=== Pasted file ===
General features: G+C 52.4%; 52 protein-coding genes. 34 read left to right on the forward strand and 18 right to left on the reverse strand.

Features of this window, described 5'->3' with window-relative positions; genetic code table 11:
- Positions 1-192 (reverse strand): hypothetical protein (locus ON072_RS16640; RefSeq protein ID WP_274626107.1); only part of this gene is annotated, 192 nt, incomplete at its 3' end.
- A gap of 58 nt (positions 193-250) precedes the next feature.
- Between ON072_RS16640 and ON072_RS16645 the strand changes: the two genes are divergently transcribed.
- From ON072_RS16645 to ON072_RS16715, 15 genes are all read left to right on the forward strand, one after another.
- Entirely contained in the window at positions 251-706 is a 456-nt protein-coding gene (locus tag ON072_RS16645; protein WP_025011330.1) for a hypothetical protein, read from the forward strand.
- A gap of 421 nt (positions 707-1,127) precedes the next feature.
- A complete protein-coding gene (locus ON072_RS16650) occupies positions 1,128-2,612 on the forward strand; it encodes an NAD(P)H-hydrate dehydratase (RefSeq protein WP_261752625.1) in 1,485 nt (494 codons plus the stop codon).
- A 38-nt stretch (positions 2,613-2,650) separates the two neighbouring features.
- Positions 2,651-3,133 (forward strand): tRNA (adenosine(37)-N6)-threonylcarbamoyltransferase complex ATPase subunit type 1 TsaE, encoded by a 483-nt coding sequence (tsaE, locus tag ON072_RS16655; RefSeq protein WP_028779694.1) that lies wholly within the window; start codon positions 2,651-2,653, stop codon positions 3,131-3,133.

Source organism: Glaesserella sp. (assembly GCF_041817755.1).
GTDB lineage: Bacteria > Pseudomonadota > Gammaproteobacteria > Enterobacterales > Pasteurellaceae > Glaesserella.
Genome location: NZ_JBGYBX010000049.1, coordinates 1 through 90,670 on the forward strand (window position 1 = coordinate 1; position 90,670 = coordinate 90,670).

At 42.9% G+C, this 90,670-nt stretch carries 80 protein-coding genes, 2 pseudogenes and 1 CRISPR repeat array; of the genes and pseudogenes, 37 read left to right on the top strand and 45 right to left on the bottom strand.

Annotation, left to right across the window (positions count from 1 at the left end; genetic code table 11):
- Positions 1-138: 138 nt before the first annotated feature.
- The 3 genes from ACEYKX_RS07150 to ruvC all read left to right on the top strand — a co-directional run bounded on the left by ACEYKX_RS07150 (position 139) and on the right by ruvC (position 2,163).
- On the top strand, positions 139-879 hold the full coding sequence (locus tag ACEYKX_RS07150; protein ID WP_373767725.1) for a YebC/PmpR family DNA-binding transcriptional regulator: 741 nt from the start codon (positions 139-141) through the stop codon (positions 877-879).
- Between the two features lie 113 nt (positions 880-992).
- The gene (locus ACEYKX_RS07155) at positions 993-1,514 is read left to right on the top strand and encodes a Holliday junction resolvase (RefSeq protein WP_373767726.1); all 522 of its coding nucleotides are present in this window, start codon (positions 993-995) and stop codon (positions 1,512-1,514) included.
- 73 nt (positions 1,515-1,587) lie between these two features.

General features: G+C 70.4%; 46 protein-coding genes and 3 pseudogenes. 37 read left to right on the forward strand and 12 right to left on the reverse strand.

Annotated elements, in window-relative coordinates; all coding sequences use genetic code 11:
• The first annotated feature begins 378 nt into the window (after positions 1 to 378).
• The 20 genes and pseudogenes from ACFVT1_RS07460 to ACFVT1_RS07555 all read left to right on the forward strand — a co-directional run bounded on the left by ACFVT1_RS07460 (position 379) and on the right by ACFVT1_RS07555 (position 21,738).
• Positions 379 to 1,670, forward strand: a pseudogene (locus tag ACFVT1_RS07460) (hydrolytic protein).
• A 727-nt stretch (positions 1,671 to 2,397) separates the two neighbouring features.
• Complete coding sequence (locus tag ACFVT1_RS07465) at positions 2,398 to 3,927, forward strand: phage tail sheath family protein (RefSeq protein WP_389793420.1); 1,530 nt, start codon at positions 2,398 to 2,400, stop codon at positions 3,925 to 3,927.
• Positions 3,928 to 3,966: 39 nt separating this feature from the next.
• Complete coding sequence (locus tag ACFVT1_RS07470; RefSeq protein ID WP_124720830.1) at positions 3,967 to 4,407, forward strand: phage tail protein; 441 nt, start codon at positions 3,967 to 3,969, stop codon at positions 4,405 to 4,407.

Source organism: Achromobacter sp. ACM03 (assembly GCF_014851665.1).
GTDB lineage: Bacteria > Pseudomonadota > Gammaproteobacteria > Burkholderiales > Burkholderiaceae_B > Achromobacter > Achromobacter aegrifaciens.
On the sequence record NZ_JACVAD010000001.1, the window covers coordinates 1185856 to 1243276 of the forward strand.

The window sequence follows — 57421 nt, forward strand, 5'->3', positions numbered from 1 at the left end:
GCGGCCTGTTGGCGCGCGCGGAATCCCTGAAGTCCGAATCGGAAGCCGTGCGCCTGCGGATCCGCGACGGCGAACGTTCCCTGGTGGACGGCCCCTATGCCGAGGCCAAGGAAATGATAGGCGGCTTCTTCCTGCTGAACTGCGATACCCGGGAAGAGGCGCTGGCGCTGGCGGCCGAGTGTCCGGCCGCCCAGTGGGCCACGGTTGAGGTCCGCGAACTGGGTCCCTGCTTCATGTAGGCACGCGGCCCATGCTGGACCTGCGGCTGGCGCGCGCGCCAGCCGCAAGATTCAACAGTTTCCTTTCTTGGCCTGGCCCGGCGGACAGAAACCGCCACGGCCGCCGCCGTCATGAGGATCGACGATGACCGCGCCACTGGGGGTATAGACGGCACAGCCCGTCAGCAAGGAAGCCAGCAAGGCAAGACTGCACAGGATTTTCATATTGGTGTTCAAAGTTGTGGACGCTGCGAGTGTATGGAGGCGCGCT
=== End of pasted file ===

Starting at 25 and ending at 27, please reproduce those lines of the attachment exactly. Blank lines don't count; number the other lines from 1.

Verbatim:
• The first annotated feature begins 378 nt into the window (after positions 1 to 378).
• The 20 genes and pseudogenes from ACFVT1_RS07460 to ACFVT1_RS07555 all read left to right on the forward strand — a co-directional run bounded on the left by ACFVT1_RS07460 (position 379) and on the right by ACFVT1_RS07555 (position 21,738).
• Positions 379 to 1,670, forward strand: a pseudogene (locus tag ACFVT1_RS07460) (hydrolytic protein).